This programme is unique within the UK in catering specifically for those working, or interested in working, in the field of children, youth and international development.
The Children, Youth and International Development MA will equip you with the conceptual understanding and breadth of empirical knowledge to critically evaluate policy and practice in the area of children, youth and development.
The core modules focus on key issues relating to children, youth and international development, including the rights and participation of young people. They also prepare students in research design and practice. The optional modules offer a unique opportunity to appreciate in depth how children and youth-related issues are addressed from alternative disciplinary perspectives.
Working with and for young people in the Global South offers an exciting career full of challenges and rewards. This MA provides a varied programme with a global perspective that equips students for roles at senior levels in international development organisations, government ministries and global agencies.
The programme equips you with:
The conceptual understanding and breadth of empirical knowledge that will enable you to critically evaluate research, policy and practice in the area of children, youth and development. An understanding of differing disciplinary perspectives on childhood and youth, and their theoretical and empirical contributions. The skills necessary to design and undertake research relating to children, youth and international development. Methodological, cognitive and transferable skills and substantive knowledge that will prepare you for employment, further study and civic engagement.
The programme combines four core taught modules (accounting for 90 credits) with 30 credits worth of options.
The programme is intended to relate to the needs of organisations working in the field of children, youth and international development. Students will have the opportunity to undertake a sustained project with an external organisation as part of a placement module. This may be an organisation with which they already have links, such as a current of former employer. They may also choose to apply their 60 credit dissertation to the needs of an identified community or organisation.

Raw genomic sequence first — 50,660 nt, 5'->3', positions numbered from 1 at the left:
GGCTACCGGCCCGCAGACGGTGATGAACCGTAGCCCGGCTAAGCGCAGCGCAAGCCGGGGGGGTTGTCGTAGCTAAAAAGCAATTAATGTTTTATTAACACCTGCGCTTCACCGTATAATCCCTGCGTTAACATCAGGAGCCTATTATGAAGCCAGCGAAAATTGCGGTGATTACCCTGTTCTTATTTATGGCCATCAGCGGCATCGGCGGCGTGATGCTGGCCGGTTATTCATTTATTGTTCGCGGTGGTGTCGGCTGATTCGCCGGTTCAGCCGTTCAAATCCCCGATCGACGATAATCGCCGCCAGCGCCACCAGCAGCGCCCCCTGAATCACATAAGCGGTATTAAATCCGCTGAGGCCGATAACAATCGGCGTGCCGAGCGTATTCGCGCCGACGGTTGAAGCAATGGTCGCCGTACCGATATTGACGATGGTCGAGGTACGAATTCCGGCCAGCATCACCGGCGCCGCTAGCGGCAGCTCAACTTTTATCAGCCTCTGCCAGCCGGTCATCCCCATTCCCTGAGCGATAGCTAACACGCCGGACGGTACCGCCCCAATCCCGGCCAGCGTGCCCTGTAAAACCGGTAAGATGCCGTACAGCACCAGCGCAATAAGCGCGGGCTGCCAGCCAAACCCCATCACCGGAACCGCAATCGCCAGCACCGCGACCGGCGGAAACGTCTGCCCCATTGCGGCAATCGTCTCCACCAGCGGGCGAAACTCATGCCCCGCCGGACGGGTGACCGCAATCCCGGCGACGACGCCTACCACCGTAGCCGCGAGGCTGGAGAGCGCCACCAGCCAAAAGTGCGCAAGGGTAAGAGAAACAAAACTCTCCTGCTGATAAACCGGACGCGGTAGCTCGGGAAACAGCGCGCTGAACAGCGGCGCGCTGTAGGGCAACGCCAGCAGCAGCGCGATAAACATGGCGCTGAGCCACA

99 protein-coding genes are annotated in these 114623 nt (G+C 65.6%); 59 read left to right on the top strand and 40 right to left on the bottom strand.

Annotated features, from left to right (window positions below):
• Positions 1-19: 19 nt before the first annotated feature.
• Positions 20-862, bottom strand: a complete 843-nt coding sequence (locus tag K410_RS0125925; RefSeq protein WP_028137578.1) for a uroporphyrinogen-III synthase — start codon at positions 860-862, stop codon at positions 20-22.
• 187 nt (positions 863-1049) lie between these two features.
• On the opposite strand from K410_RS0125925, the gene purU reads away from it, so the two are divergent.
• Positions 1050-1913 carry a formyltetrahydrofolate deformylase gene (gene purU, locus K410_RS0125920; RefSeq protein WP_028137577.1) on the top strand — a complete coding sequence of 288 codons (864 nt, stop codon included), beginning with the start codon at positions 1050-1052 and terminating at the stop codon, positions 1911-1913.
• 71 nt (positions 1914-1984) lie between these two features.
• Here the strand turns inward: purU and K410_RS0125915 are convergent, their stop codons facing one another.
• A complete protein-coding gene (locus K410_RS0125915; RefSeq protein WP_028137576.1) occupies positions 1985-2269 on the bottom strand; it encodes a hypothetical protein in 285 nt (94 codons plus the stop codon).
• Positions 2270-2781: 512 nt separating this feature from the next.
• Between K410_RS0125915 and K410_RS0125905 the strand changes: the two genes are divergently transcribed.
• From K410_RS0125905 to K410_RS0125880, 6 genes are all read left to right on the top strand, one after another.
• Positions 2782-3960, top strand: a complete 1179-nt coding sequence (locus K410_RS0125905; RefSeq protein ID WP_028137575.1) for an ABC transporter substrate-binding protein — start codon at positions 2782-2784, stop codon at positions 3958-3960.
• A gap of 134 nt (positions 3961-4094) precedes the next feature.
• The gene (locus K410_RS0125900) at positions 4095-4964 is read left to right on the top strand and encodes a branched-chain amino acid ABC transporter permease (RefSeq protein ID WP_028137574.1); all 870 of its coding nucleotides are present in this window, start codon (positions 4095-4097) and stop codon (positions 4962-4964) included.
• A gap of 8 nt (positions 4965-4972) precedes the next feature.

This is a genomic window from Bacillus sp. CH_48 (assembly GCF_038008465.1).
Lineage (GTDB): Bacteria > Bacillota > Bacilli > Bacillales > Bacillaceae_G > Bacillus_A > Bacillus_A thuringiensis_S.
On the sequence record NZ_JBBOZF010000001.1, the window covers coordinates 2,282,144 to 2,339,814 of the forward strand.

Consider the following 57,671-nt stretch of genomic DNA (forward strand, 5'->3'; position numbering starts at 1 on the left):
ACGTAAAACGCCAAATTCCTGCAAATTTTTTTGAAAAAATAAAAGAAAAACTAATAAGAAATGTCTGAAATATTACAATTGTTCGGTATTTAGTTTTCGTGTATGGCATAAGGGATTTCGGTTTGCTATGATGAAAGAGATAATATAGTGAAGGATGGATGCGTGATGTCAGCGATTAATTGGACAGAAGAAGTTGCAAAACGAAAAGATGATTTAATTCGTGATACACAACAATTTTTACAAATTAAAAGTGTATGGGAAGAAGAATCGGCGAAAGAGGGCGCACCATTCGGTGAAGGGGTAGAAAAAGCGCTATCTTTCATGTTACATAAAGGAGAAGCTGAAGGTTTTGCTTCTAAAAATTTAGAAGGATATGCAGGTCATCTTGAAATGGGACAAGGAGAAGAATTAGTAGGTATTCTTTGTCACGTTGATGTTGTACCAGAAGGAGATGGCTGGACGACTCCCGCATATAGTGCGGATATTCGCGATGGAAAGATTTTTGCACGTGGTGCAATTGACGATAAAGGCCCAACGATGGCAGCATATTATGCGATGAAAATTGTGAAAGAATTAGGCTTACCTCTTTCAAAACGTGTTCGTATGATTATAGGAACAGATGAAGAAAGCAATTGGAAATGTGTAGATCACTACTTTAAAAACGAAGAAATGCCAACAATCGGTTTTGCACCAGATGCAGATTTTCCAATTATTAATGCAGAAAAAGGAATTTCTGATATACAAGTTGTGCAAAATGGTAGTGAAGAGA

International Development, Childhood and Youth Young Lives in the Global South Global Agendas on Young People, Rights and Participation Researching Children, Childhood and Youth Dissertation
Optional Modules: (Please note, not all options are available every year and some have capped intakes.)
Sociology of Youth and Youth Work Contemporary Issues in Youth and Community Work Social Policy Anthropology of Education and Learning Anthropological Perspectives on War and Humanitarianism Psychological Development Applied Learning (via placement)
High value placements: Students may opt for the ‘Applied Learning’ module which involves a short placement (one or two days a week for 10 weeks) with an organisation that works in the field of children, youth and international development. Through the placement, a series of workshops and coursework assignments they will examine the relevance and responsibility of their academic studies to community work, voluntary action and paid work, as well as having the opportunity to develop transferable, personal and subject specific skills to enhance their employability on completing their postgraduate degree.
Pioneering research: In both core and specialist option modules, students will be exposed to innovative high profile research in the field of children, youth and international development.
Eramus Exchange: An Erasmus agreement exists between the Brunel University’s MA in Children, Youth and International Development, and the MPhil in Childhood Studies at the Norwegian Centre for Child Research (NOSEB), Norwegian University of Science and Technology (NTNU) in Trondheim. The exchange programme has two places for students from the MA Children, Youth and International Development. The exchange period is the second term / semester (approximately January to May). Erasmus students do not pay tuition fees at NOSEB, and are entitled to an Erasmus grant (€375/month) to cover any additional costs.
A range of teaching and learning techniques are employed on the programme, most of which stress the active involvement of students in discussion and debate. The MA also emphasises reflective, independent learning, both by individuals and groups, and students are well supported to achieve this - through tutorials, workshops and seminar discussions.
Staff place a strong emphasis on tutorial support and all students are assigned to a tutorial group. Regular tutorials focus on the development of study skills (critical reading and writing), careers support, exam and assignment preparation, feedback on assessments and help in developing research proposals.